Thinking of reentering the job market after spending years at your current position? If it’s been 5 years, 10, or even longer, it’s fair to assume you’ve made a positive impact at your job. After all that time, though, it can be difficult to remember and single out your various accomplishments.

It’s time to flex that memory muscle so you can get ahead!

A long tenure at a company doesn’t indicate that you’re merely loyal; it means future employers will assume you made a difference. This is a huge competitive advantage you have over other job hunters and it’s absolutely imperative to demonstrate your accomplishments in your resume and during interviews.

To start, take a trip down memory lane. Get out a piece of paper and write down all of the times when your work made a big impact. Recall moments you felt really proud. Include details such as the time, the process and what value it brought to the company. The more ideas you have, the better.

Next, jog your memory further by having chats with colleagues and supervisors. You don’t want to make it obvious that you’re looking for another position, so consider carefully what you say. Frame the conversation as though you are feeling nostalgic or trying to use past knowledge to solve a current problem and people will generally open up. It’s likely they’ll remember things you have long forgotten.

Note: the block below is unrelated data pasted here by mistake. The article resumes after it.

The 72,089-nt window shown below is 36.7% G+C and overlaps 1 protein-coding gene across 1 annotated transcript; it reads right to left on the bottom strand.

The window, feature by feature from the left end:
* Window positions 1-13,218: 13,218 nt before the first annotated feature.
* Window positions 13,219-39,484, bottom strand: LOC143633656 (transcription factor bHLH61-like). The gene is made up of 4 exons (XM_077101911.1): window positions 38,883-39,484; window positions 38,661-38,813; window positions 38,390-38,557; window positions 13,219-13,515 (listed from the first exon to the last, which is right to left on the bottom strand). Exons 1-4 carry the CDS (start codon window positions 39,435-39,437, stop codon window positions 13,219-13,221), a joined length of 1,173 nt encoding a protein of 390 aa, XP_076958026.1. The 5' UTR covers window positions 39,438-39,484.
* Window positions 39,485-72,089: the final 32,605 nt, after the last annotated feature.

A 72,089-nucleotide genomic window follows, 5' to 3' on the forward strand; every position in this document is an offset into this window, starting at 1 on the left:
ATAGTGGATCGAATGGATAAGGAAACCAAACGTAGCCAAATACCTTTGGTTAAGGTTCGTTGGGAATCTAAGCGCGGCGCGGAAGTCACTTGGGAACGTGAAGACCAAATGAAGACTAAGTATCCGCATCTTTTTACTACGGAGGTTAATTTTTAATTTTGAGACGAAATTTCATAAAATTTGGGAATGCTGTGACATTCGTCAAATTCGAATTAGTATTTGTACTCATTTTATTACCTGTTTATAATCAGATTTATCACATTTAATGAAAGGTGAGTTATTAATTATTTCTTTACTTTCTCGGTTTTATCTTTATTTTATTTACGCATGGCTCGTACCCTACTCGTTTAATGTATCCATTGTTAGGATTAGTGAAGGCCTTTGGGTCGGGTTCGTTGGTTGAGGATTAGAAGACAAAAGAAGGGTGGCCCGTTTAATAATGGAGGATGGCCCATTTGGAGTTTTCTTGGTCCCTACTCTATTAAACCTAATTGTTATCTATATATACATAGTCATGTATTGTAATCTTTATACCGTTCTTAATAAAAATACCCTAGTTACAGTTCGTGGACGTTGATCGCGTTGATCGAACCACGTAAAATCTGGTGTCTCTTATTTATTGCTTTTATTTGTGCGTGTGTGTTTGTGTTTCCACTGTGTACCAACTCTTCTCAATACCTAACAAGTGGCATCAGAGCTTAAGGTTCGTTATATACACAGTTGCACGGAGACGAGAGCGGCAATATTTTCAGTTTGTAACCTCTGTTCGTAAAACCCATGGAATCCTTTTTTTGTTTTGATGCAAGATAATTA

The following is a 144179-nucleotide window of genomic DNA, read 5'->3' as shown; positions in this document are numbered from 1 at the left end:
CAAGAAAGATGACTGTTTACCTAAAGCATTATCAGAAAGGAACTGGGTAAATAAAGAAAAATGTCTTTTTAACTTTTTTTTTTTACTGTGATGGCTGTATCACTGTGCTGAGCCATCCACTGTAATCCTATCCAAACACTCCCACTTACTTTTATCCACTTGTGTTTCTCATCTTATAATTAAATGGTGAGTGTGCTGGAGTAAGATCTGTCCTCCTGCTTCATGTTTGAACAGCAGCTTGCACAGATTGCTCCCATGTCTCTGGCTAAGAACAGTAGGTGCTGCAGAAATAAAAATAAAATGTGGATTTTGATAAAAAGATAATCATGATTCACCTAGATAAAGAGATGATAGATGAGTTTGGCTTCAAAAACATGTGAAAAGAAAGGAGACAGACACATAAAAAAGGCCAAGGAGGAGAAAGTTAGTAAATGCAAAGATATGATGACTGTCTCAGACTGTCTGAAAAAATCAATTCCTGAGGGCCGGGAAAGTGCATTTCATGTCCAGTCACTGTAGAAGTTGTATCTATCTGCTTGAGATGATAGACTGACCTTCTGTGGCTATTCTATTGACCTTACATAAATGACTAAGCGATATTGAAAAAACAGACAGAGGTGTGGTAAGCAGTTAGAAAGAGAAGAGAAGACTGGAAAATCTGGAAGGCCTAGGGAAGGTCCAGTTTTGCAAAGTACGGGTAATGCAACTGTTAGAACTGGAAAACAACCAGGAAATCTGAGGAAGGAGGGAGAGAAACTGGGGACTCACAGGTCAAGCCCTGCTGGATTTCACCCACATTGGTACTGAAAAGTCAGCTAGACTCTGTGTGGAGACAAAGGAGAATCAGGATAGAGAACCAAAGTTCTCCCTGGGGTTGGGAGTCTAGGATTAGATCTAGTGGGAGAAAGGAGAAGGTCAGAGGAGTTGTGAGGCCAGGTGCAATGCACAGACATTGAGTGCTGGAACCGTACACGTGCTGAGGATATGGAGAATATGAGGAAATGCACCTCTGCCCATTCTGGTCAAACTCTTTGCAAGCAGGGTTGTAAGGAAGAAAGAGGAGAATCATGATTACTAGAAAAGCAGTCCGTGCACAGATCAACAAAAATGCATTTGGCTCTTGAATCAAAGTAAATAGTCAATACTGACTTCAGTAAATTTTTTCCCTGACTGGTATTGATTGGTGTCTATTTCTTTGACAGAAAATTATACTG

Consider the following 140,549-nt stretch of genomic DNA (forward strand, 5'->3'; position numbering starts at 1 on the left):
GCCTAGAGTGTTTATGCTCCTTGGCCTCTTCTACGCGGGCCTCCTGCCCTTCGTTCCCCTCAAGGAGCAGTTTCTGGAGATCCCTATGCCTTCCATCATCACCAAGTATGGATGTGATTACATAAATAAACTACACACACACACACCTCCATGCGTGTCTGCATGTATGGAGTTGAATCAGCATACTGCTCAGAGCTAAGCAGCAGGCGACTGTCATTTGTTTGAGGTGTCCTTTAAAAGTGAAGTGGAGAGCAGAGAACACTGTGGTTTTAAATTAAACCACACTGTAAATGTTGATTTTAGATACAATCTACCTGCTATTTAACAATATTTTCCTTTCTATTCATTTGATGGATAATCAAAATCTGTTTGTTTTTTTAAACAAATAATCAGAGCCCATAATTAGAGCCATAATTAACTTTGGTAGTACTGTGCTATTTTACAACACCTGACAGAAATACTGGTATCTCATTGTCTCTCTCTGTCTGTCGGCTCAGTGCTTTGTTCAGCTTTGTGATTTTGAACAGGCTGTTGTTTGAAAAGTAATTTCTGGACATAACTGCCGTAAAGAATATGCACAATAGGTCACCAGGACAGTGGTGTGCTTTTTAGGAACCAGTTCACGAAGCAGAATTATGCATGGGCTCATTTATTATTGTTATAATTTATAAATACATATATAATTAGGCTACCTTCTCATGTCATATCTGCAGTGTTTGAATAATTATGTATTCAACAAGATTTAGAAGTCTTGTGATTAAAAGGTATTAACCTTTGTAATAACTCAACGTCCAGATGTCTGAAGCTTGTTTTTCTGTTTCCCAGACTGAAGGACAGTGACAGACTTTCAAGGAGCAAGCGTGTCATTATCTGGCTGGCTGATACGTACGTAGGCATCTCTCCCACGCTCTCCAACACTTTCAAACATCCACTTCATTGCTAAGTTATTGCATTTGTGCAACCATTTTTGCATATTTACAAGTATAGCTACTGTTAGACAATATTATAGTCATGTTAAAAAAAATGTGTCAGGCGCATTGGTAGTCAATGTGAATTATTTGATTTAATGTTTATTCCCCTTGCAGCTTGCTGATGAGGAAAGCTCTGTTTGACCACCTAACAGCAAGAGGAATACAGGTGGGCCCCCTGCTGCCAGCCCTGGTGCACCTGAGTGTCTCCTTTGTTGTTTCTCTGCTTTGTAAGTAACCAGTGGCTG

After you have a long list, it’s time to whittle it down to your top accomplishments. Select three to five for your resume and save additional examples to discuss during the interview. Pluck the ones you feel are most impressive for the job you’re applying to and switch them up as appropriate for each application.

Keep in mind there are two main components of a great accomplishment: what you did and the result. It’s best if the result can be quantified, but if it cannot, use powerful descriptive phrases to help you demonstrate the value you brought to the company.

Example A: Created a new auditing system that saved 100 hours a week.
Example B: Created a new auditing system that eliminated redundancies and promoted better relationships between vendors.

Example C: Managed team of 20 consultants with a 95 percent client-approval rating.
Example D: Managed team of 20 consultants who provided top-quality service that resulted in high-level contract renewals.

The statements you create should be concise and instantly impressive. You can go into greater detail about your experience when inquired during an interview, so try to be straight forward on your resume. You’ll have plenty of time to explain the details and demonstrate how you can really shine on the phone or in person.

Still feel stuck? The career experts at GetFive can help you determine your top accomplishments and frame them in a way that future employers can’t ignore.

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